Well, the 2009 calendar came to an end last Friday, but the world didn't. Why is that remarkable? Because evidently the ancient Mayan calender is coming to an end in Dec. 2012, and there is a movie, a few thousand websites and a few hundred books out there that are trying to make a case that the end of the Mayan calendar on the winter equinox means the end of the world in 2012.
Or, at least, the end of the world as we know it. The topic has been the most popular on NASA's questions from the public website for the past two years.
So, it seems that a calendar ending has a considerable consequence, at least in the minds of some folks. Of course, all calendars end - as did the year 2009 last week on the Gregorian calendar, the one now universally accepted, and it ended without any sort of "end of the world as we know it" event. Just like every other year.
There are also Hebrew, Chinese, Indian and Islamic calendars, among others. In fact, the Mayans had a couple of dozen different calendars. The one in question is called the "long calendar," measuring a period of over 5,000 years. What happened when all the other Mayan calendars ran out?
Nothing. But a lucrative cottage industry has developed around people saying "something" is going to happen on Dec. 21, 2012 that will be the "end of the world as we know it," perhaps the end of life on Earth, or perhaps just universal enlightenment.
I refer to predictions like these about the Mayan calendar as quantum leap "logic," something very common among secular and religious prophets. They start out with what seems logical reasoning, and then, at some point in the process, they take a quantum leap to a totally unrelated point.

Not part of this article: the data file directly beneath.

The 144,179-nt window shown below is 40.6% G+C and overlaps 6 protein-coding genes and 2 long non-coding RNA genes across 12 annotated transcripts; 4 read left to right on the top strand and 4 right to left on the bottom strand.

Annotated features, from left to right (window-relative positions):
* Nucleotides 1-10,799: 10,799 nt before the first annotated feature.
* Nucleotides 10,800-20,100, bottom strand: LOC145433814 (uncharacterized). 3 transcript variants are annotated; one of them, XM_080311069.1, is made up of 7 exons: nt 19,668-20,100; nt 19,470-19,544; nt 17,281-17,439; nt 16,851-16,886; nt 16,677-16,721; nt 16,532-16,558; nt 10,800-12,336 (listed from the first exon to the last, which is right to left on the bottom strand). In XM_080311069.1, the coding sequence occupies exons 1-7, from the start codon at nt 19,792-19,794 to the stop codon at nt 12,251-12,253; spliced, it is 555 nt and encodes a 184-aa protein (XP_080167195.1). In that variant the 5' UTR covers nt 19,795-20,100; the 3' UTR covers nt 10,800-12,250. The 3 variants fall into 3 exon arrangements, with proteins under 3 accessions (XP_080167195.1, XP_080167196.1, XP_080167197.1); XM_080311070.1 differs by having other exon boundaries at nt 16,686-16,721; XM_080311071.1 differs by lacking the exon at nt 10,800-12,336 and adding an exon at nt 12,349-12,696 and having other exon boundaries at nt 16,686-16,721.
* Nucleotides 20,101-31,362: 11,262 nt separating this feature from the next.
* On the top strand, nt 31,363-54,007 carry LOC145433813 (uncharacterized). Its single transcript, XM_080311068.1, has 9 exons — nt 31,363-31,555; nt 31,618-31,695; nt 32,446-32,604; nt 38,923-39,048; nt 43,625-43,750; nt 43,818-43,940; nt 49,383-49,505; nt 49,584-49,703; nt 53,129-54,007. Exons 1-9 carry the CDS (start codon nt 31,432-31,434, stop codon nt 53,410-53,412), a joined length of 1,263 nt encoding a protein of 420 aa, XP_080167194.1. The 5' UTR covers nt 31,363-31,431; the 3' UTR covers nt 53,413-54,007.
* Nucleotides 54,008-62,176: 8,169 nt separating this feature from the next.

In this case it goes like this: the Mayans were really into calendars, astrology and predictions. All true. They have one calendar that ends on Dec. 21, 2012. Also true. Therefore - and here is the quantum leap in logic - even though they didn't say so, the Mayans must have been indicating that something Earth-shaking will happen when that calendar ends.
Predictions like this are nothing new. Jewish and Christian believers, spurred on by the fact that several books of the Bible claim to be prophetic, have been making prophetic claims for centuries.
In fact, you'd be hard pressed to find a time in the last few thousand years when someone wasn't proclaiming that the signs predicting that the "day of the Lord," or the return of Christ, or Armageddon, had all been fulfilled and the end of the world as we know it was coming any day now.
In the 20th Century, religious and New Age groups by the score named dates in nearly every decade, right up to the very last day of the century, as the time of the Second Coming or the Battle of Armageddon or the Rapture or the Age of Peace and Enlightenment.
There has been one thing all of these predictions have in common - they have all been wrong.
So, I'm going out on a real limb here and making a prophecy of my own. What's going to happen on Dec. 21, 2012? I'll tell you.
Nothing out of the ordinary, and certainly not the end of the world as we know it.